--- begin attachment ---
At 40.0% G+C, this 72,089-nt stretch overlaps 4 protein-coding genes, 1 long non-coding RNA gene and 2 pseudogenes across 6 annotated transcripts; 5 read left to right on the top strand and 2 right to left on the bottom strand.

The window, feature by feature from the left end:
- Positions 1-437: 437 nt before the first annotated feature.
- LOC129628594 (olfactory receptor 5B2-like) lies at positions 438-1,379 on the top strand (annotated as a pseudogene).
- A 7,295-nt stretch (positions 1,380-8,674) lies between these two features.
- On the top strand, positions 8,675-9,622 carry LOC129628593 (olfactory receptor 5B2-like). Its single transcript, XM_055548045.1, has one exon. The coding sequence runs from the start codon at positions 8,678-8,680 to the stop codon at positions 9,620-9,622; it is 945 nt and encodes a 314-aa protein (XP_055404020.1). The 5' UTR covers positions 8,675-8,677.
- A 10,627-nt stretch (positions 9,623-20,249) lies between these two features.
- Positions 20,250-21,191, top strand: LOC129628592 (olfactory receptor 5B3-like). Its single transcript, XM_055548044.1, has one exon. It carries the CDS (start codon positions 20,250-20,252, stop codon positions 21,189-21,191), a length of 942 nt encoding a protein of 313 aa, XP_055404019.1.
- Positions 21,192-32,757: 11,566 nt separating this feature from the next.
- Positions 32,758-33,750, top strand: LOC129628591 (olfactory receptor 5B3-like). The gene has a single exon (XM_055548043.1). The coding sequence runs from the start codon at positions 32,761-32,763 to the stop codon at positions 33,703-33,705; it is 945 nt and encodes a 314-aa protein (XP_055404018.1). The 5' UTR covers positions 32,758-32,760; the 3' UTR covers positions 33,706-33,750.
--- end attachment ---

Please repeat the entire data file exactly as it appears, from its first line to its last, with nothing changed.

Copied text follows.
At 40.0% G+C, this 72,089-nt stretch overlaps 4 protein-coding genes, 1 long non-coding RNA gene and 2 pseudogenes across 6 annotated transcripts; 5 read left to right on the top strand and 2 right to left on the bottom strand.

The window, feature by feature from the left end:
- Positions 1-437: 437 nt before the first annotated feature.
- LOC129628594 (olfactory receptor 5B2-like) lies at positions 438-1,379 on the top strand (annotated as a pseudogene).
- A 7,295-nt stretch (positions 1,380-8,674) lies between these two features.
- On the top strand, positions 8,675-9,622 carry LOC129628593 (olfactory receptor 5B2-like). Its single transcript, XM_055548045.1, has one exon. The coding sequence runs from the start codon at positions 8,678-8,680 to the stop codon at positions 9,620-9,622; it is 945 nt and encodes a 314-aa protein (XP_055404020.1). The 5' UTR covers positions 8,675-8,677.
- A 10,627-nt stretch (positions 9,623-20,249) lies between these two features.
- Positions 20,250-21,191, top strand: LOC129628592 (olfactory receptor 5B3-like). Its single transcript, XM_055548044.1, has one exon. It carries the CDS (start codon positions 20,250-20,252, stop codon positions 21,189-21,191), a length of 942 nt encoding a protein of 313 aa, XP_055404019.1.
- Positions 21,192-32,757: 11,566 nt separating this feature from the next.
- Positions 32,758-33,750, top strand: LOC129628591 (olfactory receptor 5B3-like). The gene has a single exon (XM_055548043.1). The coding sequence runs from the start codon at positions 32,761-32,763 to the stop codon at positions 33,703-33,705; it is 945 nt and encodes a 314-aa protein (XP_055404018.1). The 5' UTR covers positions 32,758-32,760; the 3' UTR covers positions 33,706-33,750.